Palmer said the image is a screenshot of a Snapchat video taken by a customer. Palmer said the angle makes it appear customers are closer together than they really are, according to the restaurant’s own camera feed. He said he showed those images to a Virginia ABC officer, who he says, “literally just laughed it off.”

And even the photo circulating on social media doesn’t actually show a violation, Palmer said.

State rules allow patrons to remove their masks inside while eating and drinking.

Still, research increasingly suggests COVID-19 can spread even among the kind of small droplets that people exhale, so public health officials emphasize the importance of good indoor ventilation, mask-wearing and keeping far apart.

Palmer said Hokie House has been deliberate in following guidelines from the state health department to keep customers safe.

“We’re not just two dopes that own a bar and try to make some money,” said Palmer, who has owned the 1967 bar since 2010. “This is our livelihood, and we’re getting trashed. And to get trashed by Virginia Tech like this is absolute bull----.”

A Tech spokesman said the university and broader community “are in this together,” amid the pandemic, and that in this particular incident, “Virginia Tech simply provided information (to those who raised concerns) as to the appropriate authority to address the concern raised.”

A Reddit account that disseminated the photo widely did not respond to multiple direct messages seeking comment for this story. A Twitter account that shared the photo prominently said it came from a private Snapchat story but did not respond to further questions.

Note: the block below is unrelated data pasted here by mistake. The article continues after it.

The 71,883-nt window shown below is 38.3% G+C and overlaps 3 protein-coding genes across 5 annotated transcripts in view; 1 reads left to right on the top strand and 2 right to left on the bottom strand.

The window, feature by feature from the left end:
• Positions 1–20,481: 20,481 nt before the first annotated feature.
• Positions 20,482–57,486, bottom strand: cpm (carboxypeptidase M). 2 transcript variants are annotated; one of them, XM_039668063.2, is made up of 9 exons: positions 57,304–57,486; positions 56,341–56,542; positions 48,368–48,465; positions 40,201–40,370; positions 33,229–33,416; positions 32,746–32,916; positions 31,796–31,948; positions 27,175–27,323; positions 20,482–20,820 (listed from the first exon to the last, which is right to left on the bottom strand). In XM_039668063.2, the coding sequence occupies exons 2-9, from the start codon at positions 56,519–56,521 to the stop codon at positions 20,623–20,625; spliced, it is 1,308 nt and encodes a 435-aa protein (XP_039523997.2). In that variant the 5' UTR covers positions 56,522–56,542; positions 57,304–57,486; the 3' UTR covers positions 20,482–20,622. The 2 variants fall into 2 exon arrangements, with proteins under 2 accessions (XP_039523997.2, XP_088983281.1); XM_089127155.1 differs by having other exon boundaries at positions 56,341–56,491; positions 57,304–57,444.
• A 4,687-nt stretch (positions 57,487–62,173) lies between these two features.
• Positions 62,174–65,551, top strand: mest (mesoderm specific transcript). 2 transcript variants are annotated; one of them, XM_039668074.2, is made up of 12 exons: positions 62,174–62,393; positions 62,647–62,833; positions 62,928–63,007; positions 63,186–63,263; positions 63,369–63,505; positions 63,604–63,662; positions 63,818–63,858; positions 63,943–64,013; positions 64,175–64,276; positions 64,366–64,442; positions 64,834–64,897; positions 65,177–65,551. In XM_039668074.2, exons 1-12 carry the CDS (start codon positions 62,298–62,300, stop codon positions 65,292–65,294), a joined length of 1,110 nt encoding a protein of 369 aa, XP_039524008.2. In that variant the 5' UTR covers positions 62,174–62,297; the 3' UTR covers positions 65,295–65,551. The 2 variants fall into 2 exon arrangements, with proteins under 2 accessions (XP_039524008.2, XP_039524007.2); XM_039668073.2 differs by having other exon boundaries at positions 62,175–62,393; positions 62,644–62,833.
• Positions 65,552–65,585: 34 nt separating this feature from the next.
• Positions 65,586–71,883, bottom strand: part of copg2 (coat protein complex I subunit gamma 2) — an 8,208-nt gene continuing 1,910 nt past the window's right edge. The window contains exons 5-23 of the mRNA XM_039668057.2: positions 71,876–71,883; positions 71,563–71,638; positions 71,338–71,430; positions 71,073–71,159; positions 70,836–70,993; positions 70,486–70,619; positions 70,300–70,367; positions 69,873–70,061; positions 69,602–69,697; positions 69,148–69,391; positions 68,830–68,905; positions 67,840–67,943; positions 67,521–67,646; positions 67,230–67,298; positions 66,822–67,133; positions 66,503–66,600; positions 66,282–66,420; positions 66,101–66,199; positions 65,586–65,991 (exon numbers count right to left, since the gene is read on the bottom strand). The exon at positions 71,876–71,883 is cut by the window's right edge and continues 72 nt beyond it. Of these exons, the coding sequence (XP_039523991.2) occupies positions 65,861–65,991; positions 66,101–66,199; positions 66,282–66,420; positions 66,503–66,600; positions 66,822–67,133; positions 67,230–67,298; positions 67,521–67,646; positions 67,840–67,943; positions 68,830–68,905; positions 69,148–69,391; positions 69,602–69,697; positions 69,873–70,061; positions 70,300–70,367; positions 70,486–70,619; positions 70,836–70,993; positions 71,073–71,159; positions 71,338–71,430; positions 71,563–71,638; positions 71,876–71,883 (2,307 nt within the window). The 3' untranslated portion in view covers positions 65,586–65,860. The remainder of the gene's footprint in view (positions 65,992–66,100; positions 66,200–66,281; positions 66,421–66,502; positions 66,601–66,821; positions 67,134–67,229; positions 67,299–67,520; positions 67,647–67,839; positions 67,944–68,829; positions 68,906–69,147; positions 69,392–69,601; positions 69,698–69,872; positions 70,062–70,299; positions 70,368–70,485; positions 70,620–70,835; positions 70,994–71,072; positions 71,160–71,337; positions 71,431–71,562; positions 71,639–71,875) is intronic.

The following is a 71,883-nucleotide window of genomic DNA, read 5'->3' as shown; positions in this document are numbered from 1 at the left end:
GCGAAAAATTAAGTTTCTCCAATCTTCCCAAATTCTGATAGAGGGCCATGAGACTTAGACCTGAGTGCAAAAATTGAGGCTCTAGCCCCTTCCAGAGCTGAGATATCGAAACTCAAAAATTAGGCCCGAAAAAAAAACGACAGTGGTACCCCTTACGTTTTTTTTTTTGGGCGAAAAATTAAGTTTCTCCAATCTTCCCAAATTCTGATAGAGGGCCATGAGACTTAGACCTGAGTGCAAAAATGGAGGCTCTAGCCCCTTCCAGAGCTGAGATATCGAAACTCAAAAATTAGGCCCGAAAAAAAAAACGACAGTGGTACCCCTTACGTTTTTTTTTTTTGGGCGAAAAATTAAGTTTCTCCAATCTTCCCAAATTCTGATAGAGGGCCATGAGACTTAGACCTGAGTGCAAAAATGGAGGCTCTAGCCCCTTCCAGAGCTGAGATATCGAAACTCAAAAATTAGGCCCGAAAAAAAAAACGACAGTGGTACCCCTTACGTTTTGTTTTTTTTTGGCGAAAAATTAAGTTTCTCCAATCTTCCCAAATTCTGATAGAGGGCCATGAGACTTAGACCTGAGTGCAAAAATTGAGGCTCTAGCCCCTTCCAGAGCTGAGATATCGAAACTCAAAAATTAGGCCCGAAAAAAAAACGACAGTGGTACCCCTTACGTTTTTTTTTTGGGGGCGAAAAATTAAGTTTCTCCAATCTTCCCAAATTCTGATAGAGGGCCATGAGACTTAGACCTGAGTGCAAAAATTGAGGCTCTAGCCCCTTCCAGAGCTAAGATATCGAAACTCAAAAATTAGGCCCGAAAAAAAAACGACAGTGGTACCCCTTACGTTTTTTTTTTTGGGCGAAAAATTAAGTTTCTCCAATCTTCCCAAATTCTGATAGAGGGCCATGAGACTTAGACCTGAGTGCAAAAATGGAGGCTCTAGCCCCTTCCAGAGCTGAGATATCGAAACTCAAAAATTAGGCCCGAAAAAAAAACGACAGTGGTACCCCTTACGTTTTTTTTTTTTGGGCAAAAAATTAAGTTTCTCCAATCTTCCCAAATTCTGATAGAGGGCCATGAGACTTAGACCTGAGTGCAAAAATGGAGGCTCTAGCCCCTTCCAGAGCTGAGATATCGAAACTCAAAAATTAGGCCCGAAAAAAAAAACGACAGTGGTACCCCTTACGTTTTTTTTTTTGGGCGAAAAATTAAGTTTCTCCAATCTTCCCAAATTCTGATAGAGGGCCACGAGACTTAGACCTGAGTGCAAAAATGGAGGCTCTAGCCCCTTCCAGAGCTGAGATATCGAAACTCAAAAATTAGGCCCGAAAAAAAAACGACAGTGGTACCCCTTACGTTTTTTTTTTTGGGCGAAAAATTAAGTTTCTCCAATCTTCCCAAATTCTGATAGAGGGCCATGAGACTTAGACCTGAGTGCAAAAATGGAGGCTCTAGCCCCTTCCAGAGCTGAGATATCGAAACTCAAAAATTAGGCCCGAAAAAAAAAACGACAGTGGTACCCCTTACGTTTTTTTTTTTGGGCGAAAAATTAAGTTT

Champs Downtown Sportsbar & Cafe appears to be the only other Blacksburg bar that has received multiple complaints in recent days, Health Department data show. Three complaints on Sunday against Champs contained the exact same wording in a comments section.

“Champs has hardly any regulations or direction for its customers to folllw [sic],” the complaints said. “People are not being seated by employees and there are large gatherings of strangers standing, crowding and intermingling. The bar has no signage up regarding COVID regulations nor has implemented anything regarding social distance. You would never know there was a pandemic going on when inside of this bar.”

The owner of Champs didn’t respond to a message left with a manager on Thursday. But informed of the story’s focus on possibly unfounded complaints against Hokie House, the manager noted that Champs has its own share of disgruntled customers.

For Palmer, the university’s promotion of the Health Department’s complaint form merely added insult to an already injurious situation.

“I don’t think it’s fair that Virginia Tech jumped on us like that. Technically, they didn’t do anything wrong, it’s just more unfair than wrong,” he said. “We’ve got just hundreds of compliments over the last few weeks about how we’ve been doing with the rules.”